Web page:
It happens to all of us: Things don’t go our way and we lose our cool. Granted, as grown-ups we’re a little more versed — prayerfully — at how we deal with our anger, but what about teenagers? We expect them to know the difference between right and wrong and how to act versus reacting. But is it fair for us to put those kinds of expectations on them if they’ve never been taught how to behave in certain situations? Here are a few key concepts you can use to help your teenagers learn to cope with their anger in healthy and respectful ways.
1. Let them vent
When your teenager comes home from school slamming doors and verbally taking out his frustrations on you, the dog and the refrigerator — let him. Give him the space to vent and get it all out of his system without judging, correcting or getting angry yourself. If he even needs to say an inappropriate word or 10, let him have at that, as well. It’s only temporary, and you’ll have your chance to remind him of the rules when things aren’t so emotionally charged. Regardless of the root of his rage, forcing your teenager to swallow his anger and telling him he’s wrong for feeling the way he does is a recipe for rebellion, self-destruction, bullying or all of the above. Remember, most of the time he doesn’t even know why he’s angry so letting him get to the bottom of the issue on his own will help him in the long run.
While it may be challenging for you to hear your son so angry and hurt, remember to keep calm. As long as everyone is safe, do whatever is needed not to take it personally and allow the anger to run its course. Pray, go outside, breathe, pray some more. Soon enough he’ll come around, and the two of you will have the chance to process together.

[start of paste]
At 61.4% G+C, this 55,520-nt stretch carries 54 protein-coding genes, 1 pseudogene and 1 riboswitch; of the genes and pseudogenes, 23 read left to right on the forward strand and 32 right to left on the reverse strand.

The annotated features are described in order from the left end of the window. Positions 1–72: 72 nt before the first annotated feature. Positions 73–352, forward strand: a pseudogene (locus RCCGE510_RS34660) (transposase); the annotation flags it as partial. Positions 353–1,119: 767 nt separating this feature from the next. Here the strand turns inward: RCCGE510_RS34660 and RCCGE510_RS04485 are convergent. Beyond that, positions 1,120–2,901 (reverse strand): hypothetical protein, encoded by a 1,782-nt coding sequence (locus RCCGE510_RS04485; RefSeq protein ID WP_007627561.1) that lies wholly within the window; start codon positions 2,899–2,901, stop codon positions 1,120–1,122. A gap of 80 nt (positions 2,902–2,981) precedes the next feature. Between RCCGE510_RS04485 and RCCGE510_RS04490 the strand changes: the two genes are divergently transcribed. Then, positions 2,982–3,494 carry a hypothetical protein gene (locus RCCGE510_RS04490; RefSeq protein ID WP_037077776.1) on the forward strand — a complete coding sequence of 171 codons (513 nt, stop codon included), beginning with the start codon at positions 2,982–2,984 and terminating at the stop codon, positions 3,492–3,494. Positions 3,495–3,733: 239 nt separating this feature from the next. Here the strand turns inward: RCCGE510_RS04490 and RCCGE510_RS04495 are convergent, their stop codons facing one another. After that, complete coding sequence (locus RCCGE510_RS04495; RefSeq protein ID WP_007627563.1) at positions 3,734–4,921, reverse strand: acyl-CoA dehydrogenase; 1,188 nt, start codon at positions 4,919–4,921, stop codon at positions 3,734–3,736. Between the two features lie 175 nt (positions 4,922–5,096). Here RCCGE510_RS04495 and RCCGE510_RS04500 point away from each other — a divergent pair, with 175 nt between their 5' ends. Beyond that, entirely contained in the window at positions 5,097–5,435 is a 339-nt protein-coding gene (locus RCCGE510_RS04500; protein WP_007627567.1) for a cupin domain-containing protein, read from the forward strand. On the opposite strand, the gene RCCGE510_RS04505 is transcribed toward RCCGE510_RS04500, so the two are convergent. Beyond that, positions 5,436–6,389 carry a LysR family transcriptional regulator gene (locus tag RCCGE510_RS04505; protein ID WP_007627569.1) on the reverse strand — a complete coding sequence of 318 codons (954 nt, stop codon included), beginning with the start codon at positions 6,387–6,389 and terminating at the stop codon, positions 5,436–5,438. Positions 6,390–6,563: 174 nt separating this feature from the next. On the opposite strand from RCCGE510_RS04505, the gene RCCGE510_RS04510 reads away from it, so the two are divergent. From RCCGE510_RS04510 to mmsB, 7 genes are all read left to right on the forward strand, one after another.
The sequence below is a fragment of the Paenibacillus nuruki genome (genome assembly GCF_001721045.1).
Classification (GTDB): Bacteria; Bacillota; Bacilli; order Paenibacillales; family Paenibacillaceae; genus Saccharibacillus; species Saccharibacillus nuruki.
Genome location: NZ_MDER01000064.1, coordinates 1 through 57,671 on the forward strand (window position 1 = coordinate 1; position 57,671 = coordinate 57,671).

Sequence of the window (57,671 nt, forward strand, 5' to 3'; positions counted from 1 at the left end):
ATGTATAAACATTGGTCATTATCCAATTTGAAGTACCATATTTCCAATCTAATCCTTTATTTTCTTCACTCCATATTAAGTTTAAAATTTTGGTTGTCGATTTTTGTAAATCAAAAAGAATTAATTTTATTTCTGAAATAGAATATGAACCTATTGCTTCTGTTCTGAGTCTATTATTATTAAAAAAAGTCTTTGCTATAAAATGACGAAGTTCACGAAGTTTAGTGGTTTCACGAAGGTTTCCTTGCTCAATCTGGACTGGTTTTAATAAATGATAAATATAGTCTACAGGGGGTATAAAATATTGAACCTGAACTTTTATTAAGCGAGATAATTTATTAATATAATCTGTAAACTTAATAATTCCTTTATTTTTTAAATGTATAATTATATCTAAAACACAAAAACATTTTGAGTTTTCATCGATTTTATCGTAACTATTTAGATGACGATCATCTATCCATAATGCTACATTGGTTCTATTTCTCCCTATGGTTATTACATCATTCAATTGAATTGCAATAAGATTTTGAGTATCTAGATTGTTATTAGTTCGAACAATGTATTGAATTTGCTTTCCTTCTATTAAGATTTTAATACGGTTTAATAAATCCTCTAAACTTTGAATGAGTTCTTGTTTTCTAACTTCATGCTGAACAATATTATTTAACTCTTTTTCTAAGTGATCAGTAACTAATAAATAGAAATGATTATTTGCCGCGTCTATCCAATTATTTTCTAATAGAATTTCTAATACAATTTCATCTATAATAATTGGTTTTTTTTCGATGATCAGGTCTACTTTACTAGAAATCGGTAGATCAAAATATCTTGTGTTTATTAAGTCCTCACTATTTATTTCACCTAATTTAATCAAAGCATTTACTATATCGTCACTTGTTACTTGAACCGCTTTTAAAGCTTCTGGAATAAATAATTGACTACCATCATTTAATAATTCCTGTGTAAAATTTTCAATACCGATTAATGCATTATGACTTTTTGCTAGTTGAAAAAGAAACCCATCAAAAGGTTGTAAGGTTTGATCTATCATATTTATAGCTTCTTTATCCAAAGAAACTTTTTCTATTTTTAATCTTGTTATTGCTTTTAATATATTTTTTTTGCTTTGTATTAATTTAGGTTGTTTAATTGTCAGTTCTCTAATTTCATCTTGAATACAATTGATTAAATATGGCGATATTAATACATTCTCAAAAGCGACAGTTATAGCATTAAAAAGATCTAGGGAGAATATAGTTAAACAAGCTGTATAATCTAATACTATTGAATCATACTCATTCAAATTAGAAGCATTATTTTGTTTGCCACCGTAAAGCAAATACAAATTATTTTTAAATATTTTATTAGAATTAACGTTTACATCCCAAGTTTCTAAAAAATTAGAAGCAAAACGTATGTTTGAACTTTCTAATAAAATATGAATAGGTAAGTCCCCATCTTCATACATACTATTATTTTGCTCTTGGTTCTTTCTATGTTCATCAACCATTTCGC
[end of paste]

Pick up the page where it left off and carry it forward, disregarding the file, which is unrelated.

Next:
2. Acknowledge their perspective
What your teenager is feeling and going through is totally valid. By letting her know you understand what she’s feeling will help break down any walls or false pretenses she may have constructed. She’ll be more likely to open up to you when she feels you “have her back” and are truly there to help rather than judge or change her.
3. Change lenses
At this point, you’ll be able to help your teenager see things from another perspective. Whether it was a friend, teacher or unicorn that triggered the outburst, have him look at the situation through the eyes of the offender. Encourage him to see beyond the behavior of the person or mystical creature to discover the unmet need that was the cause of it and allow him to problem-solve from this new vantage point.
Now that your son or daughter has the full spectrum of information, he or she can fairly and lovingly come up with a solution that resonates on his or her own level. Your only job, at this point, is to continually support your child’s choices and keep things in balance if they tend to sway a little to one side or another. Allowing your teenager to learn coping skills in his or her own “voice” is gifting them with a lifetime of confidence and compassion that will transfer into every area of their lives.
5. Practice what you preach
Rest assured your teenager will be hungry for the chance to use your own words against you, so be ready. When you lose your temper with the driver in front of you or the boss that calls you at 10 at night, accept your teenager’s “correction” with grace and gratitude. Consider it a compliment when you hear your own words of wisdom coming out of the mouth of your son or daughter. It simply means you’ve done your job well, and your advice is solid enough to be recycled by even the most unlikely source.
Danica Trebel is a mom to two AMAZING teenage sons, a recovering perfectionist and a Life and Family Dynamics Coach. She specializes in helping families tune up their relationships through perspective, communication and faith www.danicatrebel.com